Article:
Negotiations in the Political Dimension largely revolve around people’s different political ideologies and attitudes towards social change; it is therefore important to identify these unambiguously. Some of the terms in common use have more than one meaning:
- The term ‘right-wing’ can mean ‘conservative’ – a desire to adhere to known practices – but it is sometimes used to mean a desire to maximise the liberty of the individual.
- The word ‘liberal’ can be used to describe those who seek individual liberty, but in America the term is associated with socialism. It is now a portmanteau word.
Friedrich Hayek, in his essay Why I Am Not a Conservative, pointed out the confusion in common terminology:
“The picture generally given of the relative position of the three parties does more to obscure than to elucidate their true relations. They are usually represented as different positions on a line, with the collectivists on the left, the conservatives on the right, and the liberals somewhere in the middle. Nothing could be more misleading. If we want a diagram, it would be more appropriate to arrange them in a triangle with the conservatives occupying one corner, with the collectivists pulling toward the second and the liberals toward the third.”
In this book, Hayek’s logic is pursued further – adding a fourth category, ‘progressive’, as the opposite of the ‘conservative’ scepticism towards change. His use of the term ‘collectivist’ is retained, but the term ‘individualist’ – rather than his choice of the word ‘liberal’ – is used to describe a belief in individual liberty.
Individualism and collectivism are opposing ideologies, with different attitudes towards freedom and responsibilities as described earlier (2.2). Conservatism and progressivism can have an ideological basis, but they can also be regarded as approaches to the introduction of change rather than as ideologies. They take different forms, depending on the culture in a place and time.
Each of these four terms refers to a spectrum of opinion, varying from a mild tendency to an extreme. They can be represented as axes of measurement within a diagram like the one below:
It is possible to occupy any position on this diagram. Chairman Mao’s Cultural Revolution was both revolutionary and communist, for example, whereas China’s government at the start of the 21st century could be categorised as conservative and less absolutely communist.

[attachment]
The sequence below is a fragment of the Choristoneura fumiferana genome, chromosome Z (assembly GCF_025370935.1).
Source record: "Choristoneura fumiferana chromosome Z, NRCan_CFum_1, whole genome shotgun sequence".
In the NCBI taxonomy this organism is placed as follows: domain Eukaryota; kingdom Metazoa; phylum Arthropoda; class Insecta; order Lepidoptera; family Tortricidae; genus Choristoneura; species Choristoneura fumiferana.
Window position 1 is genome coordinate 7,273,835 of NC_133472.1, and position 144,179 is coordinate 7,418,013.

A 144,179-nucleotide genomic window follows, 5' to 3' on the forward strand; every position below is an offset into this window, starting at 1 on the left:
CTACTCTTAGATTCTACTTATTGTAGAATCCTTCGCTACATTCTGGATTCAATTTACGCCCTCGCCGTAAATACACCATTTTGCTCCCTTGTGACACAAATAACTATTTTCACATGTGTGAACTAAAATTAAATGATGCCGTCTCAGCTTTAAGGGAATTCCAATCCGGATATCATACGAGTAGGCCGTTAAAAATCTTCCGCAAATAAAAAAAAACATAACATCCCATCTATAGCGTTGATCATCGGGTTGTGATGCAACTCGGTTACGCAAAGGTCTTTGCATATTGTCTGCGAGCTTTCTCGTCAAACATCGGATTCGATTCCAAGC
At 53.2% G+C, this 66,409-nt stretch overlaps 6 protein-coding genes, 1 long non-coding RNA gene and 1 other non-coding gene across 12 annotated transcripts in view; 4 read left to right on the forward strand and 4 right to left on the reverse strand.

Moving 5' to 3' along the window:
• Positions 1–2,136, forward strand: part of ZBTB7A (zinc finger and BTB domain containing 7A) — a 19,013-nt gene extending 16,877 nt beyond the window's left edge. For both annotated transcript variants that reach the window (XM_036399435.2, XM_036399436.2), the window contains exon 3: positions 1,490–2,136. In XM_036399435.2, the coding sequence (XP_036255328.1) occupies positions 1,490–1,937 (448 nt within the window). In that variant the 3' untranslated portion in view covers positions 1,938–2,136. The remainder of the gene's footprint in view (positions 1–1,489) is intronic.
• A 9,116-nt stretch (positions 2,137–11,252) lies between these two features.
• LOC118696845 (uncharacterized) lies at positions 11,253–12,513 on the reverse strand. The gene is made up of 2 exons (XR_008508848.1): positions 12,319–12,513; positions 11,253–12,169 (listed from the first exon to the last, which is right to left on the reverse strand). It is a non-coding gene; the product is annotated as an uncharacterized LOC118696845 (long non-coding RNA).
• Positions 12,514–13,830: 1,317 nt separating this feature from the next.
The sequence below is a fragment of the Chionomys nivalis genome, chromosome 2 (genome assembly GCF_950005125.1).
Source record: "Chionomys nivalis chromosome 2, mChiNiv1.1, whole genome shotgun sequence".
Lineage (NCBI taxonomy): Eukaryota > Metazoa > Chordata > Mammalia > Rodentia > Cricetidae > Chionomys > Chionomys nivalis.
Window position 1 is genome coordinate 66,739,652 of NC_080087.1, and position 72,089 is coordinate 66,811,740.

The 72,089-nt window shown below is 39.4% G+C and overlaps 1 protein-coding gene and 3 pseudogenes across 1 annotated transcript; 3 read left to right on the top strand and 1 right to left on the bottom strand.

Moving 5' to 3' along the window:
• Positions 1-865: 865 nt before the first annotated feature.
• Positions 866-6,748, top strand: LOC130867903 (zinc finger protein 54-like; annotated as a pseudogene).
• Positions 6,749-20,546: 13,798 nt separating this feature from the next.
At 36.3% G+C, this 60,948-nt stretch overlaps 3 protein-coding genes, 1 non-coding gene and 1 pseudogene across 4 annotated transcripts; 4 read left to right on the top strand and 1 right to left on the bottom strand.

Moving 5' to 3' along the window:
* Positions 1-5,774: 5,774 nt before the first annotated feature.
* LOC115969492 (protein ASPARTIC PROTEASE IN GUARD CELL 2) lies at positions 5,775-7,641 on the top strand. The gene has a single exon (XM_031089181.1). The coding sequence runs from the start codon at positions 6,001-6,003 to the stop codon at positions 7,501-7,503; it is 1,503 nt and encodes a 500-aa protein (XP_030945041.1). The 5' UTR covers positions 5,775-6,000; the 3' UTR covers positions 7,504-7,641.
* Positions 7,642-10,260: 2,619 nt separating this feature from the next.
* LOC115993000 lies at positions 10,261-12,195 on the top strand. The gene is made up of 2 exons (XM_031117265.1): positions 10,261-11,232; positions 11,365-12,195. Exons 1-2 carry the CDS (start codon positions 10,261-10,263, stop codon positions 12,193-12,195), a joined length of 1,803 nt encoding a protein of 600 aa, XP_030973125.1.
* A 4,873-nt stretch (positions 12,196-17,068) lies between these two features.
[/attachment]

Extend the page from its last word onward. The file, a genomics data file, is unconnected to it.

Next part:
The central point of the diagram represents the status quo, which varies by place and time:
- If mapping the whole world in the early 21st century, China would be below and to the left of centre, whereas George W. Bush’s America would be below and to the right on domestic policy.
- If mapping within America in the same period, the average Republican would be below and to the right of the centre and an average Democrat would be above and to the left.
Political programmes can be thought of as mapping a direction of movement away from the status quo, as in the example of Thatcherism – which moved Britain to the right during the 1980s.
Most people have an ideology that lies somewhere between the extremes of communism and libertarianism, and most have an appetite for change that lies somewhere between the extremes of being revolutionary or reactionary. People’s inherent diversity ensures that there will never be unanimity, and in practice people’s views change according to circumstances.
Each issue can be approached differently. There is no inconsistency in having a collectivist attitude towards public services whilst advocating the individualist policy of free trade, for example.
Differences between individualists and collectivists in economic policy (3.5.2), and in their moral viewpoints on socio-economic rights (220.127.116.11), have been summarised in earlier chapters. In the Political Dimension they profoundly disagree about the role of government. People also differ in their appetites for change.
These ideologies and approaches are described more fully in the next four sections, followed by a section on steering a course between them.
© PatternsofPower.org, 2014
 As an example of American use of the word ‘liberal’, Paul Krugman, in his book Conscience of a Liberal, indicated his approval of President Roosevelt’s New Deal: which included taxing the rich, making it easier for workers to join unions and instituting a minimum wage, with what he described as positive effects:
“These decisions dramatically reduced inequality and, far from having the cataclysmic effects on the economy predicted by conservatives at the time, they led to the postwar boom.”
This quotation was cited by Michael Tomasky, in his review The Partisan, in the New York Review of Books; it was available in March 2018 at http://www.nybooks.com/articles/20813.
Examples of American dislike of the term ‘socialist’ appeared in the 2008 presidential campaign. Barack Obama was accused of being socialist and was also accused of having denied it. An Internet search in May 2014, using the three separate words ‘Obama’ ‘denied’ and ‘socialist’, yielded over 10 million hits. One example was by Aaron Klein, entitled OBAMA DENIES HIS ECONOMIC POLICIES ‘SOCIALISM’, which was at http://www.wnd.com/2010/02/126318/.
 Colin Bell, in an essay entitled What is Liberalism?, remarked that:
“liberalism has become a hyper-inflated, multifaceted, body of thought – a deep reservoir of ideological contradiction”.
In March 2014, it was due to appear in Political Theory, and was available in March 2018 at https://www.academia.edu/6128088/_What_is_Liberalism_Political_Theory_forthcoming_2014_ . The quoted remark is on p8 of the PDF.